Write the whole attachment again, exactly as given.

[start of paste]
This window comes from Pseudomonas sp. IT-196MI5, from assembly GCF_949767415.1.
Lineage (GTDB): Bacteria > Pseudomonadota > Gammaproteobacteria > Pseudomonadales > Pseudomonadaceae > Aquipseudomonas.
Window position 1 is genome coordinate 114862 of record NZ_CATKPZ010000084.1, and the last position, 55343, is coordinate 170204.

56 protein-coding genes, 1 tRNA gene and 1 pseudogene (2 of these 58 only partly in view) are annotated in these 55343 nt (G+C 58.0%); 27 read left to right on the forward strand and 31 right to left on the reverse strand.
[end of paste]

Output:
This window comes from Pseudomonas sp. IT-196MI5, from assembly GCF_949767415.1.
Lineage (GTDB): Bacteria > Pseudomonadota > Gammaproteobacteria > Pseudomonadales > Pseudomonadaceae > Aquipseudomonas.
Window position 1 is genome coordinate 114862 of record NZ_CATKPZ010000084.1, and the last position, 55343, is coordinate 170204.

56 protein-coding genes, 1 tRNA gene and 1 pseudogene (2 of these 58 only partly in view) are annotated in these 55343 nt (G+C 58.0%); 27 read left to right on the forward strand and 31 right to left on the reverse strand.